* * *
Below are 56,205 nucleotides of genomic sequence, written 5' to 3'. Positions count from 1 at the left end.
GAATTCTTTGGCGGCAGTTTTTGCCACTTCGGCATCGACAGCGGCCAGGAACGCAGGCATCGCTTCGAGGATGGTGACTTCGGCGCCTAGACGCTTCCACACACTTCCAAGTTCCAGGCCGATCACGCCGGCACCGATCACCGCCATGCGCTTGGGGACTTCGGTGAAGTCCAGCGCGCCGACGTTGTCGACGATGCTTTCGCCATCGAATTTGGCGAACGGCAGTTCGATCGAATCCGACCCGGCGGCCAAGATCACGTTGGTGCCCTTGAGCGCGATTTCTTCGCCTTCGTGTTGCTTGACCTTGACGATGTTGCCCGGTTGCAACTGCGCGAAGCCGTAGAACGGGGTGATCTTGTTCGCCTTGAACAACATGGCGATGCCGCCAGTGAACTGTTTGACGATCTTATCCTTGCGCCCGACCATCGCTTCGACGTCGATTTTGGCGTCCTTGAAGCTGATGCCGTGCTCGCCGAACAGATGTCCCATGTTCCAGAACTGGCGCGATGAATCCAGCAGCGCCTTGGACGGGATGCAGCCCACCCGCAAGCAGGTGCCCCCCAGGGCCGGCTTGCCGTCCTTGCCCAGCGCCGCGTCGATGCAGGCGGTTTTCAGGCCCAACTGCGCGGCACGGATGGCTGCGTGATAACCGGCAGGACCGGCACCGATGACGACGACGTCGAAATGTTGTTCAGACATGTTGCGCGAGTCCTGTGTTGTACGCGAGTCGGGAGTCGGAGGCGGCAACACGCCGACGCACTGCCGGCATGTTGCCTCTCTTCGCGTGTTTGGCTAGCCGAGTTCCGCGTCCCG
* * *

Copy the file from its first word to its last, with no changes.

Below are 56,205 nucleotides of genomic sequence, written 5' to 3'. Positions count from 1 at the left end.
GAATTCTTTGGCGGCAGTTTTTGCCACTTCGGCATCGACAGCGGCCAGGAACGCAGGCATCGCTTCGAGGATGGTGACTTCGGCGCCTAGACGCTTCCACACACTTCCAAGTTCCAGGCCGATCACGCCGGCACCGATCACCGCCATGCGCTTGGGGACTTCGGTGAAGTCCAGCGCGCCGACGTTGTCGACGATGCTTTCGCCATCGAATTTGGCGAACGGCAGTTCGATCGAATCCGACCCGGCGGCCAAGATCACGTTGGTGCCCTTGAGCGCGATTTCTTCGCCTTCGTGTTGCTTGACCTTGACGATGTTGCCCGGTTGCAACTGCGCGAAGCCGTAGAACGGGGTGATCTTGTTCGCCTTGAACAACATGGCGATGCCGCCAGTGAACTGTTTGACGATCTTATCCTTGCGCCCGACCATCGCTTCGACGTCGATTTTGGCGTCCTTGAAGCTGATGCCGTGCTCGCCGAACAGATGTCCCATGTTCCAGAACTGGCGCGATGAATCCAGCAGCGCCTTGGACGGGATGCAGCCCACCCGCAAGCAGGTGCCCCCCAGGGCCGGCTTGCCGTCCTTGCCCAGCGCCGCGTCGATGCAGGCGGTTTTCAGGCCCAACTGCGCGGCACGGATGGCTGCGTGATAACCGGCAGGACCGGCACCGATGACGACGACGTCGAAATGTTGTTCAGACATGTTGCGCGAGTCCTGTGTTGTACGCGAGTCGGGAGTCGGAGGCGGCAACACGCCGACGCACTGCCGGCATGTTGCCTCTCTTCGCGTGTTTGGCTAGCCGAGTTCCGCGTCCCG